Best Kept Secret: Penstock Bridge in Leavenworth, Washington

51327402_2124381131017637_309052506451738624_n
All photos taken by Corey Pruitt, used with permission.

Recently, a fellow bridgehunter Corey Pruitt found this bridge with three of his companions. Located outside Leavenworth in Washington, the bridge looks like a typical Baltimore through truss bridge that had once carried a railroad but is now part of a hiking and biking trail. However, when looking at the bridge’s portal bracing, it looks rather different:

51086971_2124381161017634_2075710191818506240_n

Looking into the bridge via tunnel-view, one can see a decking that rather looks like an aqueduct than a railroad:

51169516_2124381184350965_2739397718404235264_n

As you can see, this through truss bridge is rather unusual for its use, even though the design. To find out more about this bridge, the author and another pontist did some research only to find that this structure, now a rails-to-trails crossing, was built by the railroad company but was used for another purpose, which was to provide Hydroelectric Power?!!!

Here’s a look at the history of the Historic Penstock Bridge over the Wenatchee River near Leavenworth, Washington.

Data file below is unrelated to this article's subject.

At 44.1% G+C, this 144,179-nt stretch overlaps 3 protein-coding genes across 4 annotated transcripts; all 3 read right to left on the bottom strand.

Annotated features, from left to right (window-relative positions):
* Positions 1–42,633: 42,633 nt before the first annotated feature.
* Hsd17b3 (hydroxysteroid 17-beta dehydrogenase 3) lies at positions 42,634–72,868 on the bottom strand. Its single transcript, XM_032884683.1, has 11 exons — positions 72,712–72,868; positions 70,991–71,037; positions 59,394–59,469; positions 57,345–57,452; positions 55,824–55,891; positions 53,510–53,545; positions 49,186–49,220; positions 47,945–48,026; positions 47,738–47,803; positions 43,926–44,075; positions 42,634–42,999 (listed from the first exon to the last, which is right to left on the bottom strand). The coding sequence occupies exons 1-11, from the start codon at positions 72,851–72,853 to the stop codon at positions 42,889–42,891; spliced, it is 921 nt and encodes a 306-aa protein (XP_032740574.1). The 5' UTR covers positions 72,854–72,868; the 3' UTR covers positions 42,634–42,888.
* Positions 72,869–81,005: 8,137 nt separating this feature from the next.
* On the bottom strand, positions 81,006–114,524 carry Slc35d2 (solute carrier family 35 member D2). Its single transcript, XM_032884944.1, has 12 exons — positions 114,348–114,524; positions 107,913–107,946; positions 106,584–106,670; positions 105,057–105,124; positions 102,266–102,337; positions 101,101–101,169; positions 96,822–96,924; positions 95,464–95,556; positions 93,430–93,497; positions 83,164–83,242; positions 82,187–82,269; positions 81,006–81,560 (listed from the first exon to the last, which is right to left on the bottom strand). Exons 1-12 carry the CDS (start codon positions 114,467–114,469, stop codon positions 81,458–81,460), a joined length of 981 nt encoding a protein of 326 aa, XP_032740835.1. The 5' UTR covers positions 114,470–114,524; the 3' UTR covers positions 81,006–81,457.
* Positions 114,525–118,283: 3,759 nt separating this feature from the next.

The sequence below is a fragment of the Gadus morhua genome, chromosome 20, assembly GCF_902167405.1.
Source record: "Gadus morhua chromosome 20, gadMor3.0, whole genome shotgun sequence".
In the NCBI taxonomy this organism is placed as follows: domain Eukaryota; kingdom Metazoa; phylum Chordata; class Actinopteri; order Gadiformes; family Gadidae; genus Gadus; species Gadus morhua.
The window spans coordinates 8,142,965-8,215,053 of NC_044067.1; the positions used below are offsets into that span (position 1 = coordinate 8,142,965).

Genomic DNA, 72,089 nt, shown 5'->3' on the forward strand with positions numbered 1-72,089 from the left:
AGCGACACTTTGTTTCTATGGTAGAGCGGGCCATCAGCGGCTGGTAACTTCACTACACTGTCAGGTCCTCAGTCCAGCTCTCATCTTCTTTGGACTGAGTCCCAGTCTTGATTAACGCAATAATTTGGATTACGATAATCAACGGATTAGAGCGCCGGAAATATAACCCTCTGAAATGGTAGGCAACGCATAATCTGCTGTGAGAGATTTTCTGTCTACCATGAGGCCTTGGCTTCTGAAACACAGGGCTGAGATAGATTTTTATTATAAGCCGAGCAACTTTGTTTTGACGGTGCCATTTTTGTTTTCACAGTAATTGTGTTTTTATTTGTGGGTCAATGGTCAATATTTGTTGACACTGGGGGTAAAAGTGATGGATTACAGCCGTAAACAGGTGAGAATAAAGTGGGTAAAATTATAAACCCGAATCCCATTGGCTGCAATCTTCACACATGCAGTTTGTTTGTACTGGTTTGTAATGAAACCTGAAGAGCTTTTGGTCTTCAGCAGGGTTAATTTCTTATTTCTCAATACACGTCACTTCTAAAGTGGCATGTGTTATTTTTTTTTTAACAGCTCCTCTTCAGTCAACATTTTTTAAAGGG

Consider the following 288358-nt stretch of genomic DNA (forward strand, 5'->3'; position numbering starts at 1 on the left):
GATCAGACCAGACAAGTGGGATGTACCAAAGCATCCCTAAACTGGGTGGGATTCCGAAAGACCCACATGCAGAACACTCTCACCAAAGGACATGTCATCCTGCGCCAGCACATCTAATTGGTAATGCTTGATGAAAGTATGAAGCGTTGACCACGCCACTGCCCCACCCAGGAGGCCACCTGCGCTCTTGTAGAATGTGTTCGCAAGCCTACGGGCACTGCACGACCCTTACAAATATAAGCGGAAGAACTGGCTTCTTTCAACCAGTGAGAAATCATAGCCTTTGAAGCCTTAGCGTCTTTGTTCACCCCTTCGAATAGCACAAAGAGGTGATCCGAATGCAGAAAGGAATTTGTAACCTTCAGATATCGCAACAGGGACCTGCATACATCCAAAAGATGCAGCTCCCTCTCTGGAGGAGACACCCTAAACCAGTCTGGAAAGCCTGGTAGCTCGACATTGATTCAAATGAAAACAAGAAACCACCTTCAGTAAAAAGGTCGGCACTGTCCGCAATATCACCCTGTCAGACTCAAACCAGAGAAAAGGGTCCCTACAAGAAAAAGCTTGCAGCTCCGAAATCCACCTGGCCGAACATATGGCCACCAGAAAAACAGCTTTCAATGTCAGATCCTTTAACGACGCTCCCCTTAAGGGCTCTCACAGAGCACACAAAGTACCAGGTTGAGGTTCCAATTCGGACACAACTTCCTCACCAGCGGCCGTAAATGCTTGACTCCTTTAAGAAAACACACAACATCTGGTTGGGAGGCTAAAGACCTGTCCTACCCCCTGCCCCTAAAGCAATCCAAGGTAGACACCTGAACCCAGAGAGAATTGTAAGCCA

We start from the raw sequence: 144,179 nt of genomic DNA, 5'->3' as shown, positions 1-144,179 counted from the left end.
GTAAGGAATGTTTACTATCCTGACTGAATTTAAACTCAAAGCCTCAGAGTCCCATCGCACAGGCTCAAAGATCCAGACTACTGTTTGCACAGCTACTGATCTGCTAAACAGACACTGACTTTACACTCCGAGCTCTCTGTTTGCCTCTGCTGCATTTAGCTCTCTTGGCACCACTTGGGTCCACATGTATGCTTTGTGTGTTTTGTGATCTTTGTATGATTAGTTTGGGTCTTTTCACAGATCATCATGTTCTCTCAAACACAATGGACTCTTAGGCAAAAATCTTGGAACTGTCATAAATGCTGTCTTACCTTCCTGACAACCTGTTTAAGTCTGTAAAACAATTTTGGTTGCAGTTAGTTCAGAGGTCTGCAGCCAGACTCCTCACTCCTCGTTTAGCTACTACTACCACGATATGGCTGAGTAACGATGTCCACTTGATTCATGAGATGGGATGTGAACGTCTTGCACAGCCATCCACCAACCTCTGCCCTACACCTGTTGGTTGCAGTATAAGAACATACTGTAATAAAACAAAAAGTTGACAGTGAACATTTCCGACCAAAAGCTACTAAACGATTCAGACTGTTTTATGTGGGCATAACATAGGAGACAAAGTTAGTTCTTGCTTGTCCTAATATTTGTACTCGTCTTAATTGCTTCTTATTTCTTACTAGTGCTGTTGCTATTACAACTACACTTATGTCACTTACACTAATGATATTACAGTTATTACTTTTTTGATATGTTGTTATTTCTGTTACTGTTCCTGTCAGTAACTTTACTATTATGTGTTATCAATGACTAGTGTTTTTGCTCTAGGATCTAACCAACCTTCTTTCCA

The bridge is a riveted steel Baltimore Petit truss. It was built in 1907 by the Great Northern Railroad Company as part of the Tumwater Hydroelectric Plant. The hydroelectric plant was constructed in 1909 to power Great Northern trains from Leavenworth to Skykomish. The hydroelectric installation, which was an extensive system that required conductors and additional power stations, was built to power the Great Northern trains over a 57-mile mountain division from Leavenworth to Skykomish. The water, which was the power source for the electrification of the tunnel, was transported approximately two miles by a penstock from a 250-acre storage site to the powerhouse. The seven-panel bridge was constructed to carry the 8.5-foot-diameter penstock from the south bank of the river to a surge tank at the corner of the powerhouse. Most of the penstock was wood stave pipe; however, the last 952 feet of pipe, part of which passed through the bridge, was constructed of riveted steel. The penstock pipe through the bridge has been cut, to enable the bridge to be used as a pedestrian walkway. The bridge is one of the early examples of a riveted steel Baltimore Petit truss and remains as one of the few extant reminders of the early attempts to electrify the railroads through the Cascade Mountains. The bridge was listed on the National Register of Historic Places in 1982 (NRHP No. 82004196)